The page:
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December 22, 2017

How to Get Away With Bankruptcy Fraud
By Paul Kiel

Prosecutions of bankruptcy fraud weren’t always as rare as they are now. In 1988, when Tighe began her career as a prosecutor in Los Angeles, her sole responsibility was combatting such fraud. Even then, the area demanded attention due to the extremely high number of filings by debtors without attorneys and the proliferation of petition preparers. Tighe asked, “If nobody follows the law, and there’s no enforcement mechanisms or enforcement resources, what good is the law?” (Kendrick Brinson for ProPublica) “I put a lot of them in jail,” Tighe said of the early innovators of fraud in the district. Into the 1990s, bankruptcy prosecutions remained a priority. In 1996, then Attorney General Janet Reno launched a national effort focused on the problem called “Operation Total Disclosure.” But national statistics show these prosecutions began to dwindle after 2001. By 2011, the number of federal prosecutions in which a bankruptcy crime was the lead charge had dropped by more than half, according to data compiled by the Transactional Records Access Clearinghouse.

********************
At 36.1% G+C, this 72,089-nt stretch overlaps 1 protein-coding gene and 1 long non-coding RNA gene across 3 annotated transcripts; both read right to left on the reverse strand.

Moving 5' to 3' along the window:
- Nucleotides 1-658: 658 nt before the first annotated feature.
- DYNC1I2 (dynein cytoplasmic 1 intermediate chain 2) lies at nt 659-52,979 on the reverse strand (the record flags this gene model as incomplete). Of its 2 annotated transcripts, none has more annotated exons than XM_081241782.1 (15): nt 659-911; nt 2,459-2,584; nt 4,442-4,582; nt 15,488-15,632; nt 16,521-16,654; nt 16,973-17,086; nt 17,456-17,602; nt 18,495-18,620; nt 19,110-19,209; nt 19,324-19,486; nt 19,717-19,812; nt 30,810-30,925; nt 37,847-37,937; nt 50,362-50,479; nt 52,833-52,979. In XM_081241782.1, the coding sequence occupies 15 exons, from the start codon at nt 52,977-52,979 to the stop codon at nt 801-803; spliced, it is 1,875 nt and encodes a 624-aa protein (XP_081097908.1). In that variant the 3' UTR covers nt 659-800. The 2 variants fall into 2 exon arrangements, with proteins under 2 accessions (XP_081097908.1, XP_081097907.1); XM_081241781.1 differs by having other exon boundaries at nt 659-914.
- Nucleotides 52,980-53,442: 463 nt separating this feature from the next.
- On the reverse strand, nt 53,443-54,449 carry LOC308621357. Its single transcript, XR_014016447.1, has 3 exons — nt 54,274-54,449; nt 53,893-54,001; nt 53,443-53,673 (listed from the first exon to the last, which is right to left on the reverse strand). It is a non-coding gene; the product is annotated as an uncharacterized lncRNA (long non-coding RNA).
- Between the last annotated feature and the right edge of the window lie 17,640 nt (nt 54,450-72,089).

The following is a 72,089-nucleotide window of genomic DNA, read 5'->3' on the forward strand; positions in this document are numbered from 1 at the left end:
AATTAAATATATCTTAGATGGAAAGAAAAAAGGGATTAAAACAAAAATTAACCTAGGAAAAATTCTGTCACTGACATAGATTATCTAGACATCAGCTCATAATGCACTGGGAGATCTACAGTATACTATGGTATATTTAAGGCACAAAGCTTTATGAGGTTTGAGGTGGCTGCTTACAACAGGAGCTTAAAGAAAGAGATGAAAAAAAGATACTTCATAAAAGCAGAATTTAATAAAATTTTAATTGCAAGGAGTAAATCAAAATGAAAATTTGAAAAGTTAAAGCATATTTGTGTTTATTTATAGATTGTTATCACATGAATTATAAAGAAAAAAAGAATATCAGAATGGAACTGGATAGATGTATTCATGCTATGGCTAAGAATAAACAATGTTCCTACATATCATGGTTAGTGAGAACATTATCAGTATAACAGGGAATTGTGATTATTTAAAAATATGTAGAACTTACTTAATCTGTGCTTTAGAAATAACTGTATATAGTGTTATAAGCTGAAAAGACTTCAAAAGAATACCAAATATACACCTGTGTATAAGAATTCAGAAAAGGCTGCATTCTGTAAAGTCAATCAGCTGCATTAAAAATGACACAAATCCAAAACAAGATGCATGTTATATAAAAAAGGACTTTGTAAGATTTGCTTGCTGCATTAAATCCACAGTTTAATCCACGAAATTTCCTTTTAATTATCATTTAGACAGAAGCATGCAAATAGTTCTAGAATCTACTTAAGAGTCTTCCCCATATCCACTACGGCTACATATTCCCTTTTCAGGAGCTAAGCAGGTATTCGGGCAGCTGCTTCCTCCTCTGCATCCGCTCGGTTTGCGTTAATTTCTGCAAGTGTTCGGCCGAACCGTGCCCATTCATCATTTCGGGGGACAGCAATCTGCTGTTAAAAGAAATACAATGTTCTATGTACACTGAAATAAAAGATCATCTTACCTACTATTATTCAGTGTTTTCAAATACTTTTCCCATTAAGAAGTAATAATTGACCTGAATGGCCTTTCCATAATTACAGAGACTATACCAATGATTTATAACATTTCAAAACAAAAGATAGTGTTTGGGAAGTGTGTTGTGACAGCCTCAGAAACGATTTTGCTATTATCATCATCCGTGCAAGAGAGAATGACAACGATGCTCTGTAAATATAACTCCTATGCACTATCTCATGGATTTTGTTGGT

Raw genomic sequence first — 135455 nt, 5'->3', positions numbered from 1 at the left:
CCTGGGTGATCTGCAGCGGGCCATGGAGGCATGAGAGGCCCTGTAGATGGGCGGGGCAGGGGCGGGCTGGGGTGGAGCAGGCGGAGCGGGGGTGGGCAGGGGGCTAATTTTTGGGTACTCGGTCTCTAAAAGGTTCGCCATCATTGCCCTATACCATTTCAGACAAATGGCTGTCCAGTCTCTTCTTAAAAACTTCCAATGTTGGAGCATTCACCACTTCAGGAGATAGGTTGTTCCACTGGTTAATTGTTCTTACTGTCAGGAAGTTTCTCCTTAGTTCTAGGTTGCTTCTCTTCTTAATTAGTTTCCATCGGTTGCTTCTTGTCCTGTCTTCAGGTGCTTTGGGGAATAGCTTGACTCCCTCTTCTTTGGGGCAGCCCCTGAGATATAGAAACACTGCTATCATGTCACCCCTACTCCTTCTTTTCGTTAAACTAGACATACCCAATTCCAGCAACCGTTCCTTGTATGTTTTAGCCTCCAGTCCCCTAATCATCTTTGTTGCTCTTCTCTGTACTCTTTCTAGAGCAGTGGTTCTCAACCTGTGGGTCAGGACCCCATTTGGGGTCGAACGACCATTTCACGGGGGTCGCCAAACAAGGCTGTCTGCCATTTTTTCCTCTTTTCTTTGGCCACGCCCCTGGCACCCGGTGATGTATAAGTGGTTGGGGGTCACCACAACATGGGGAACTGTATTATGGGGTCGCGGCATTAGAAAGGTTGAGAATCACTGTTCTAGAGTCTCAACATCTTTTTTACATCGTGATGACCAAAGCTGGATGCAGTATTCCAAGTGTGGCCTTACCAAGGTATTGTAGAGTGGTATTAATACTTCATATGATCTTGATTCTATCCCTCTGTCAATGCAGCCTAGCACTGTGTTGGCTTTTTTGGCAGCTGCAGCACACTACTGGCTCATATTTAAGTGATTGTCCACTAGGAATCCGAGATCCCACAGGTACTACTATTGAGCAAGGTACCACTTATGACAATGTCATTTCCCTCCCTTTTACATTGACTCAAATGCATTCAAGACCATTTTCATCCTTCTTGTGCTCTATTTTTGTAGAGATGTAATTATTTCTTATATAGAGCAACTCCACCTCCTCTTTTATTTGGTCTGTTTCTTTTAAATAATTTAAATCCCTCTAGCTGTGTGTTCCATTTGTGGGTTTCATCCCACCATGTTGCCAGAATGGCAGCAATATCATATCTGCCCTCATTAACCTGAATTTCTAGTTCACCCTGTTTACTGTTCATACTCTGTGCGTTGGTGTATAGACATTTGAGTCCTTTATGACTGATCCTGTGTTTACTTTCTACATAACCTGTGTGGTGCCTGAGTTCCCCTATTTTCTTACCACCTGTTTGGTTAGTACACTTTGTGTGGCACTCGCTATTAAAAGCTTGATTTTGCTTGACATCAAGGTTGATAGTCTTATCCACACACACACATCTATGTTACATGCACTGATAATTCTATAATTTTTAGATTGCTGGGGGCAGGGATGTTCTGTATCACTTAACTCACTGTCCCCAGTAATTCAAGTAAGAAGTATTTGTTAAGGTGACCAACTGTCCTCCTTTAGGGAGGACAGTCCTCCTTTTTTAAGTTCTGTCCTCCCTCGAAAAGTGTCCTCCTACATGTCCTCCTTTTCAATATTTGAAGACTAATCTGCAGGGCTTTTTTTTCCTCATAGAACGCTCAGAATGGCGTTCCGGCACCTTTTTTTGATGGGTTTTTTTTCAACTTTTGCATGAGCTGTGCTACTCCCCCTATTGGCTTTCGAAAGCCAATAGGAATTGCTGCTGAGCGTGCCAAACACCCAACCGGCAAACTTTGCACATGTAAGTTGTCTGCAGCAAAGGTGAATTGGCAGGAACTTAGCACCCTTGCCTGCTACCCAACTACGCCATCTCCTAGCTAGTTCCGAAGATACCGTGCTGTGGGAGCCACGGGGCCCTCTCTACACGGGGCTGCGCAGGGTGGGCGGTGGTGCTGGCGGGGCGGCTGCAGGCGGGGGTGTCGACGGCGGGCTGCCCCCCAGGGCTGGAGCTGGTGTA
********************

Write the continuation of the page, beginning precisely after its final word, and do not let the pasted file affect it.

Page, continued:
Transactional Records Access Clearinghouse, Syracuse University
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